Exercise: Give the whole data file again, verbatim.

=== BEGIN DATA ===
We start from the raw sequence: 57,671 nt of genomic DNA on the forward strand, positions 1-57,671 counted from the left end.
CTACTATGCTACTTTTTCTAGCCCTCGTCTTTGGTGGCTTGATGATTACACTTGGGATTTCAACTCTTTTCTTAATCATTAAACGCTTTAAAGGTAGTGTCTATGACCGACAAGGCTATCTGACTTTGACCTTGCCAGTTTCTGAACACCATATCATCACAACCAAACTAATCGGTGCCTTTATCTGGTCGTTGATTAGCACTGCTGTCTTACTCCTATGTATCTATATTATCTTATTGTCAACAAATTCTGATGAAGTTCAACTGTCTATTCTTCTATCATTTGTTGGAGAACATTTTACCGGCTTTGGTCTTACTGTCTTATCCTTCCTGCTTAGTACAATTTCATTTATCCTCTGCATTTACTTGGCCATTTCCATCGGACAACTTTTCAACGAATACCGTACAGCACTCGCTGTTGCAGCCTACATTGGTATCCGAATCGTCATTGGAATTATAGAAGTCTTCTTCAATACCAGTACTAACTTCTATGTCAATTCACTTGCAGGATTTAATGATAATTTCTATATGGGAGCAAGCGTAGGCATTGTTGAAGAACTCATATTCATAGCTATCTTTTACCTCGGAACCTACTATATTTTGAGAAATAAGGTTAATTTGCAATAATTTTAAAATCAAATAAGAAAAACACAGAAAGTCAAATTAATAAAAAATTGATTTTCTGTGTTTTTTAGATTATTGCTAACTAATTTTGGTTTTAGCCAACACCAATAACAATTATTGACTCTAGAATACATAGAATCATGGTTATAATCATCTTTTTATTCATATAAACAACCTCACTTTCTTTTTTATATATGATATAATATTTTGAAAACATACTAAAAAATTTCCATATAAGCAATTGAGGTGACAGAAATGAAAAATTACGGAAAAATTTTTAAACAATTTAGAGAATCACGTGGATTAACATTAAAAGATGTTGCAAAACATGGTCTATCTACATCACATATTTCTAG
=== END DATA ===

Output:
We start from the raw sequence: 57,671 nt of genomic DNA on the forward strand, positions 1-57,671 counted from the left end.
CTACTATGCTACTTTTTCTAGCCCTCGTCTTTGGTGGCTTGATGATTACACTTGGGATTTCAACTCTTTTCTTAATCATTAAACGCTTTAAAGGTAGTGTCTATGACCGACAAGGCTATCTGACTTTGACCTTGCCAGTTTCTGAACACCATATCATCACAACCAAACTAATCGGTGCCTTTATCTGGTCGTTGATTAGCACTGCTGTCTTACTCCTATGTATCTATATTATCTTATTGTCAACAAATTCTGATGAAGTTCAACTGTCTATTCTTCTATCATTTGTTGGAGAACATTTTACCGGCTTTGGTCTTACTGTCTTATCCTTCCTGCTTAGTACAATTTCATTTATCCTCTGCATTTACTTGGCCATTTCCATCGGACAACTTTTCAACGAATACCGTACAGCACTCGCTGTTGCAGCCTACATTGGTATCCGAATCGTCATTGGAATTATAGAAGTCTTCTTCAATACCAGTACTAACTTCTATGTCAATTCACTTGCAGGATTTAATGATAATTTCTATATGGGAGCAAGCGTAGGCATTGTTGAAGAACTCATATTCATAGCTATCTTTTACCTCGGAACCTACTATATTTTGAGAAATAAGGTTAATTTGCAATAATTTTAAAATCAAATAAGAAAAACACAGAAAGTCAAATTAATAAAAAATTGATTTTCTGTGTTTTTTAGATTATTGCTAACTAATTTTGGTTTTAGCCAACACCAATAACAATTATTGACTCTAGAATACATAGAATCATGGTTATAATCATCTTTTTATTCATATAAACAACCTCACTTTCTTTTTTATATATGATATAATATTTTGAAAACATACTAAAAAATTTCCATATAAGCAATTGAGGTGACAGAAATGAAAAATTACGGAAAAATTTTTAAACAATTTAGAGAATCACGTGGATTAACATTAAAAGATGTTGCAAAACATGGTCTATCTACATCACATATTTCTAG